The Reserve Bank of New Zealand kept the official cash rate at 3.5 per cent and said it may have to lower the rate should demand and inflationary pressures track lower than would be consistent with its inflation target.
Governor Graeme Wheeler changed his language compared to the March 12 monetary policy statement, dropping any reference to the possibility of rate hikes, repeating that the kiwi dollar is unjustifiably and unsustainably high and painting a weaker picture of trading partner growth.
"The timing of future adjustments to the OCR will depend on how inflationary pressures evolve in both the non-traded and traded sectors," Wheeler said. "It would be appropriate to lower the OCR if demand weakens, and wage and price-setting outcomes settle at levels lower than is consistent with the inflation target."
A change of tone was anticipated after assistant governor John McDermott said last week that the bank isn't currently considering any increase in rates. Wheeler repeated those words today, saying the bank expects to keep monetary policy "stimulatory".
The New Zealand dollar dropped half a cent on the news to 78.43 US cents from 79.02 cents just prior to the release.
Inflation is now close to zero, rising at an annual rate of just 0.1 per cent in the first quarter, the smallest annual movement since the year to September 1999. The central bank's MPS forecasts of last month have annual inflation staying below the mid-point of its 1 per cent-to-3 per cent target band through until at least March 2017.
McDermott said last week that much of the weakness reflected falling fuel prices and, assuming crude oil doesn't extend its 50 per cent slump since July 2014, would drop out of the inflation rate at the start of 2016. Today Wheeler said underlying inflation remains low "and is expected to pick up gradually."
"Monetary policy will focus on the medium-term trend in inflation," Wheeler said.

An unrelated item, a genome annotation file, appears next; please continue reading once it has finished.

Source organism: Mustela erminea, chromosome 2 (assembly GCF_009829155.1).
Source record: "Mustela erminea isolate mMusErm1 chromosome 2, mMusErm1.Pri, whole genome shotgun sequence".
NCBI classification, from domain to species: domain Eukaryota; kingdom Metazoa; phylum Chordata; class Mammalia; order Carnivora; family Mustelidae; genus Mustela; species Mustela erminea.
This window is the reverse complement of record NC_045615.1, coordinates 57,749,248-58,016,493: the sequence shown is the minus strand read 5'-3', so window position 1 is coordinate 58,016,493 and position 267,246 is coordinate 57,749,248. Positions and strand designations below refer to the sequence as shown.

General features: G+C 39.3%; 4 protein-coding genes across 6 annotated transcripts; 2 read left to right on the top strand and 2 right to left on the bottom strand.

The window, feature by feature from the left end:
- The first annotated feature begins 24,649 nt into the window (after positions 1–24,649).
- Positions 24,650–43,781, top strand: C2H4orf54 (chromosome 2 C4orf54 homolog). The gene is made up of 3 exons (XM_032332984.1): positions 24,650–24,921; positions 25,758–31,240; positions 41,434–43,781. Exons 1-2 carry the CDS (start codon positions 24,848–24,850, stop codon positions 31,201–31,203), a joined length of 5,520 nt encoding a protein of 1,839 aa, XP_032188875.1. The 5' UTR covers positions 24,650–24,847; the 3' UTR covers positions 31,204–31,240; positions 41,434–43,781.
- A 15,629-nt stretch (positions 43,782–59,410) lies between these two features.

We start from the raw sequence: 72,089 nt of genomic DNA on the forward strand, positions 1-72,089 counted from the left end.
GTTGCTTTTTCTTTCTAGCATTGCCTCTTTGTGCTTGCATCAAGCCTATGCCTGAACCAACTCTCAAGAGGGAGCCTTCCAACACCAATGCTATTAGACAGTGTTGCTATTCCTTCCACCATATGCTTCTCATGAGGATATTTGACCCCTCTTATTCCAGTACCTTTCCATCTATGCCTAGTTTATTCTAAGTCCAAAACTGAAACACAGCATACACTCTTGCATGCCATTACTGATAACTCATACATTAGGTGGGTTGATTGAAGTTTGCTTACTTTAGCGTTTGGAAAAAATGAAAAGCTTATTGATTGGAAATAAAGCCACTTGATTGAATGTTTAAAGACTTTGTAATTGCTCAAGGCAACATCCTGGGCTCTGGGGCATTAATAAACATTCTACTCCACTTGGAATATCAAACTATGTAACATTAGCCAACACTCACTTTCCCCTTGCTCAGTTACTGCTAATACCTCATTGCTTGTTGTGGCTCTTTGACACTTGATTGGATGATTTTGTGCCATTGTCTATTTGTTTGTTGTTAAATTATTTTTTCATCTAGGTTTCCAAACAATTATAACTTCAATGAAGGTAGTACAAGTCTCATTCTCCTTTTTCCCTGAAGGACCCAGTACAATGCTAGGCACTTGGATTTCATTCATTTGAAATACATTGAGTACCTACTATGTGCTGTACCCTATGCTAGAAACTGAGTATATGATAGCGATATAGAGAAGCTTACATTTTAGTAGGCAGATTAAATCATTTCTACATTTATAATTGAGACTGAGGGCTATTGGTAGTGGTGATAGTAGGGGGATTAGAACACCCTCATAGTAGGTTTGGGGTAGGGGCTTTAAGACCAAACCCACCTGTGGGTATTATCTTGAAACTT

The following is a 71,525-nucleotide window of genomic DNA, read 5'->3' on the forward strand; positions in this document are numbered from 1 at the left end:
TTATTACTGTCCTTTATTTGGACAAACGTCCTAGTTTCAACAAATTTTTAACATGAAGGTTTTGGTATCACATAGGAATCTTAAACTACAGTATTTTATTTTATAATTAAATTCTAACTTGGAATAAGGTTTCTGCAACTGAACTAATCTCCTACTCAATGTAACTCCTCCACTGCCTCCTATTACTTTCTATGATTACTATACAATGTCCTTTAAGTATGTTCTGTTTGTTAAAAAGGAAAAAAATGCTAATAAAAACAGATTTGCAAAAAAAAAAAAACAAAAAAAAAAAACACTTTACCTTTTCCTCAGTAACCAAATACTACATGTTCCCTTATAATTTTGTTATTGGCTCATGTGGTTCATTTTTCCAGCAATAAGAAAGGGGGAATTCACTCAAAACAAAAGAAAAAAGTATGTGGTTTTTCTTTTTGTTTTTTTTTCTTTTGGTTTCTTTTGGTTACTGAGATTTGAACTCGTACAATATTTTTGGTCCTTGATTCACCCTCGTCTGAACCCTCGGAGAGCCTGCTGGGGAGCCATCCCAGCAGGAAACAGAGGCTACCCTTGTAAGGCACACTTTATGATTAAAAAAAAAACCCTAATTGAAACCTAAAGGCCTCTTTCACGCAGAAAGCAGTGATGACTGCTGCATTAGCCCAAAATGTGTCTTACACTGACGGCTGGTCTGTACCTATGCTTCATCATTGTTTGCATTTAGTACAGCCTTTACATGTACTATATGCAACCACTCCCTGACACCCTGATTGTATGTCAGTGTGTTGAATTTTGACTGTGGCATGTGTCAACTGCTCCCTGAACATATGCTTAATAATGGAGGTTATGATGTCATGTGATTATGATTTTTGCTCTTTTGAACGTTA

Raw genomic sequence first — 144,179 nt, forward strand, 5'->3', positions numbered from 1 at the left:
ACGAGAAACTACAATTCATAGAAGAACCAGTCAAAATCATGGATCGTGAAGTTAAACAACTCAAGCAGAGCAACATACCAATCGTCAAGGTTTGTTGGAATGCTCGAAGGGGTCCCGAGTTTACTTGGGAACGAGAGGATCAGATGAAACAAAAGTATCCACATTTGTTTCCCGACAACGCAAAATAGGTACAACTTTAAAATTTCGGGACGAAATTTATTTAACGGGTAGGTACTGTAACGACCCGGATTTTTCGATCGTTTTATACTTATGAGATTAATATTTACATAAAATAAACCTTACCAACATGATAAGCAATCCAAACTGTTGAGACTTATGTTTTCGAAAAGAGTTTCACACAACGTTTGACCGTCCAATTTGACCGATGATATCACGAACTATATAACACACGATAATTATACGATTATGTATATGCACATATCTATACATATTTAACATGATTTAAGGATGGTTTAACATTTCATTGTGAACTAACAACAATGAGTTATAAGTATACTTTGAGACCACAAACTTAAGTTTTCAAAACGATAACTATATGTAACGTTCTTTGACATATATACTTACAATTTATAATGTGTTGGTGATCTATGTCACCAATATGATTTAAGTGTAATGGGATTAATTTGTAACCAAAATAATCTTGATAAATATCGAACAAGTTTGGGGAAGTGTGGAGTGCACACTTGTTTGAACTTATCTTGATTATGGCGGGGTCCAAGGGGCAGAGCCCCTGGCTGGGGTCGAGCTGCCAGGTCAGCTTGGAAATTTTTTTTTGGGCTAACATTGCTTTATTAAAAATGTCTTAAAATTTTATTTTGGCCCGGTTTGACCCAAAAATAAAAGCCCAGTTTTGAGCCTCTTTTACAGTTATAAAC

The New Zealand economy continues to grow at an annual rate of about 3 per cent, helped by low interest rates, high net immigration, construction activity and the decline in fuel prices, he said. House price inflation "is elevated in Auckland."
Weighing on growth, though, were lower dairy incomes, the lingering effects of drought, fiscal consolidation and the high kiwi, which on a TWI basis is above the average 76.7 level the bank had projected for the second quarter.
"We are watching closely the ongoing impact on tradables inflation from global forces and the high dollar," Wheeler said. "On a trade-weighted basis, the New Zealand dollar continues to be unjustifiably high and unsustainable in terms of New Zealand's long-term economic fundamentals. The appreciation in the exchange rate, while our key export prices have been falling, is unwelcome."
Traders may pick up on the use of the word 'unwelcome' as they try to gauge the bank's willingness to intervene in currency markets, a tactic it rarely uses, but for which it has some billions of dollars available.
Wheeler's take on trading partner growth is less upbeat than was the case in last month's statement, when he said growth this year was expected to be at a similar pace to 2014. While he said today that trading partner growth "continues at around its long-term average", it "remains dependent on highly accommodative monetary settings."
"Looking ahead, considerable uncertainties exist in Europe, China and Australia, and on the timing of US monetary policy adjustment, although global growth should be boosted by the decline in world oil prices," he said.